This has been a frustrating project. There's so much history here. Councilman Rush has done a great job of distilling the essence of the issue on his blog post here.
The hierarchy of argument/pushback from the City Engineering department usually goes like this for most bike projects which can be baked into giant resurfacing/reconstruction projects:
1. We can't do the project because this is a bond project and the bond does not specify money for bike "amenities."
Answer: well, it turns out we can find the money through a grant/matching fund/etc...
2. We can't do the project because it doesn't conform with our local street standards.
Answer: well, it turns out that it does conform with federal/state standards (ASHTO, FHWA, etc). And further, other cities/municipalities do this kind of stuff all the time. And there's plenty of historical precedent for conflicting with our local standards when it's convenient to do so.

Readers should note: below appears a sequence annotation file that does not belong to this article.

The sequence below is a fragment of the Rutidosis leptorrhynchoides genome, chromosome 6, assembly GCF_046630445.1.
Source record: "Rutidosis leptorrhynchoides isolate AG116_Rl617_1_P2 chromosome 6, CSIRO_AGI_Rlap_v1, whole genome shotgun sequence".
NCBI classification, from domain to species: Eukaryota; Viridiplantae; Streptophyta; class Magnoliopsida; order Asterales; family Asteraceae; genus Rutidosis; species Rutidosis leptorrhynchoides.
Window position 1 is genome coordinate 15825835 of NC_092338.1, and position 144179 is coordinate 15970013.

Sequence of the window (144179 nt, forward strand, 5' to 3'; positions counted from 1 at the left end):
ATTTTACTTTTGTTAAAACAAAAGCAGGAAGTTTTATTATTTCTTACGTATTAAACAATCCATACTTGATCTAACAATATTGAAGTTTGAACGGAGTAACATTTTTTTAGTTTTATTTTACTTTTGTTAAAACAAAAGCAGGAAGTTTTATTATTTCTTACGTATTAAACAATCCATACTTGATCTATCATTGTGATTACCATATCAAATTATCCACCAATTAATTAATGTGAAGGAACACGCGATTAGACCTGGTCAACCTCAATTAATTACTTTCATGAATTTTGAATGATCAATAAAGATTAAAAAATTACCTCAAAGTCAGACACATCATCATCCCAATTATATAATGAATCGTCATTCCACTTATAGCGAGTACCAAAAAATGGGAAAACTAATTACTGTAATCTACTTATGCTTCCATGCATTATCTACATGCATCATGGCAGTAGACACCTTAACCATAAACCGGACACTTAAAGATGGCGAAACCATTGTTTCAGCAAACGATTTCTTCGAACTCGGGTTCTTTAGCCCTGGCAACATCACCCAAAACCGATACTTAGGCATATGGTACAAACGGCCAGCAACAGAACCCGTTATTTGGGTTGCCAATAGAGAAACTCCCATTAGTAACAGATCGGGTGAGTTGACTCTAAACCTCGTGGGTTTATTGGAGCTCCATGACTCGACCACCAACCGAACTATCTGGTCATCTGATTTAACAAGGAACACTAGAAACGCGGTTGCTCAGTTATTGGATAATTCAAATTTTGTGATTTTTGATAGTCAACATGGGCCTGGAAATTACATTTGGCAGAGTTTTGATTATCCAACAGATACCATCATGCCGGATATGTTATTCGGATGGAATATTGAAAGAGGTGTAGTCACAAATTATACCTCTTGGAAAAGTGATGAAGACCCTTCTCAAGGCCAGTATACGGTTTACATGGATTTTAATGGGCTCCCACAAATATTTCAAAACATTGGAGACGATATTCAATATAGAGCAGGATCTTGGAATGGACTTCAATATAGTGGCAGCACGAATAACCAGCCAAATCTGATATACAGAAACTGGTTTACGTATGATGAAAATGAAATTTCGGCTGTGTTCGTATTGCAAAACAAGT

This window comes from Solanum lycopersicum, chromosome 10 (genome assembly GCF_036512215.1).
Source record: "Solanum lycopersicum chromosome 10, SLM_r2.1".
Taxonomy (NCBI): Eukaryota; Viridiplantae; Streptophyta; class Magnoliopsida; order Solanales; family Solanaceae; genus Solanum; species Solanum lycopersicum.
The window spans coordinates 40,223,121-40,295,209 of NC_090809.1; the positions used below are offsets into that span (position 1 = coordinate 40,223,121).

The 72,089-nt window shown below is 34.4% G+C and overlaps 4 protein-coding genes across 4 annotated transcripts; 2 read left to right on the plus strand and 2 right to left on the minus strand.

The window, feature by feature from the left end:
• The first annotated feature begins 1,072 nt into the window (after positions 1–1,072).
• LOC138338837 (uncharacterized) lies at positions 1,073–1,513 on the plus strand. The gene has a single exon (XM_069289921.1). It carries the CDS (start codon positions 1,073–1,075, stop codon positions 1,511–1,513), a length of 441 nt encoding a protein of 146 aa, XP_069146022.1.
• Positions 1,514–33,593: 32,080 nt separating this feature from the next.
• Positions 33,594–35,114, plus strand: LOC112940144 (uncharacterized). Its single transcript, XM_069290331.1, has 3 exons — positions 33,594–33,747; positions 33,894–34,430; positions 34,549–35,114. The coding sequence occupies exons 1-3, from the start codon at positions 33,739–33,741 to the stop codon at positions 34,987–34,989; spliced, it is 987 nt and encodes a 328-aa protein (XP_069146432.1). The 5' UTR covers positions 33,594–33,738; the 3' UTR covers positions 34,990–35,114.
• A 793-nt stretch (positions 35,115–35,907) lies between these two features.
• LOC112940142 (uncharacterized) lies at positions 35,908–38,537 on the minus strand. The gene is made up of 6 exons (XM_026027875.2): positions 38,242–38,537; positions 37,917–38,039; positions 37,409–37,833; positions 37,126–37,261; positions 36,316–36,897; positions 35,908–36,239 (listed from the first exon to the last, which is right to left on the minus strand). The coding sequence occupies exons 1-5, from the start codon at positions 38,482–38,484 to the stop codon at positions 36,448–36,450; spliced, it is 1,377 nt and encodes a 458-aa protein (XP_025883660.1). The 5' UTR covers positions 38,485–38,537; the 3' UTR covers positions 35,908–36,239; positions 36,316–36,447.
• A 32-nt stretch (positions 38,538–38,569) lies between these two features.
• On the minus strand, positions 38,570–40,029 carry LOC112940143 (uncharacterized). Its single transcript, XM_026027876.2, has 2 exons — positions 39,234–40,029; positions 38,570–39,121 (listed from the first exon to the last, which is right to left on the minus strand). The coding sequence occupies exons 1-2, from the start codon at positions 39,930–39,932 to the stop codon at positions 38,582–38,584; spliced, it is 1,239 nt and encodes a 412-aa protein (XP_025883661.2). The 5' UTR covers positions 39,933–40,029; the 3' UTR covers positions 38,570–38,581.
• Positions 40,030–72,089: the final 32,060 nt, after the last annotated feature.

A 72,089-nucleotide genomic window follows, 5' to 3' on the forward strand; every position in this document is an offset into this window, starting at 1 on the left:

3. Saftey! Think of the children! We can't put people at risk. There's too many cars here for bike lanes! People in cars turn corners and change lanes all the time! I'm a cyclist too you know, but this is not safe.
Answer: We can show that other cities with much higher traffic volume and more turning/lane changing have actually shown a decrease in accidents when you narrow car travel lanes and put in well-designed bike facilities. You can keep the throughput while calming/slowing the traffic and making the cooridore safer.
4. Outside consultant experts agree with us.
Answer: Can we choose the experts then?
5. Strict father: Dammit. No! Because we're the experts and we say so!
5 hours ago